So, I thought it might be useful to run through a few of the more popular KM tools and techniques and see where web 2.0 can improve things. I have linked to Nancy White‘s great resource on KM tools for each one for background material.

1. Communities of Practice

Communities of Practice are groups of people with common interests or goals, who come together to share best practice, information and experience – fundamentally, knowledge. They can exist on and offline, but when brought online you need to be careful that your provide the right interfaces for people to be able to connect with one another in an organic fashion – in other words to replicate real life interactions as accurately as possible online.

Why would you want to do this? Well, while I would agree that face to face meetings are always the best ways of building trust and getting things off the ground, they do have their weaknesses. For a start, there is a limit on the number of people that can attend at any one time, and geographical issues means there is always someone that will miss out. By providing an online alternative, these people can still engage with the community. Another consideration is the fact that not a lot goes on between meetings generally, and the online community provides the glue that sticks people together in between these get togethers.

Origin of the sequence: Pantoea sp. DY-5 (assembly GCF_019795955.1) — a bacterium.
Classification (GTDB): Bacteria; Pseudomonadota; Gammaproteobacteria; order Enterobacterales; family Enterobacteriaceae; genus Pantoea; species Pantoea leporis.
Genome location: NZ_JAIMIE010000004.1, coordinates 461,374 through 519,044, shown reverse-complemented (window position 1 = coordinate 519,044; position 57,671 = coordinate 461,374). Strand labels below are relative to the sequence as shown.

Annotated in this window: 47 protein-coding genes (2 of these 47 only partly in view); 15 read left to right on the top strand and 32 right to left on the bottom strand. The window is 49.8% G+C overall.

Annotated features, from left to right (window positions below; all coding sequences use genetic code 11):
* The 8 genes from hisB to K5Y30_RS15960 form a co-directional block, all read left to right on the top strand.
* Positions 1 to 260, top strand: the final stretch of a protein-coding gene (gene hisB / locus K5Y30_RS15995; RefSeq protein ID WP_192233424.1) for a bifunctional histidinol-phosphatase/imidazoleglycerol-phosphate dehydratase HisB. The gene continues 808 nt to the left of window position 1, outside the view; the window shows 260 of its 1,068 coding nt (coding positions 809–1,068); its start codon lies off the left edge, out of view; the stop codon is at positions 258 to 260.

For example, mailing lists cannot be used to create a community of practice – the conversation is too one-dimensional and there is no way of discvoering people with common experiences or problems. Web forums are better, but they are still organised in a top-down fashion, with people completing limited profiles and having limited means of sharing information: the threaded conversation.

Social networks, however, provide the right level of interaction, with personal profiles with wider scope and a range of different discussion and collaboration means. The great example of this, of course, is the IDeA’s Communities of Practice platform which provides a social network backed up with blogs, wikis, forums and document libraries to enable knowledge to be shared in whatever way the user feels is appropriate.

2. Knowledge Cafes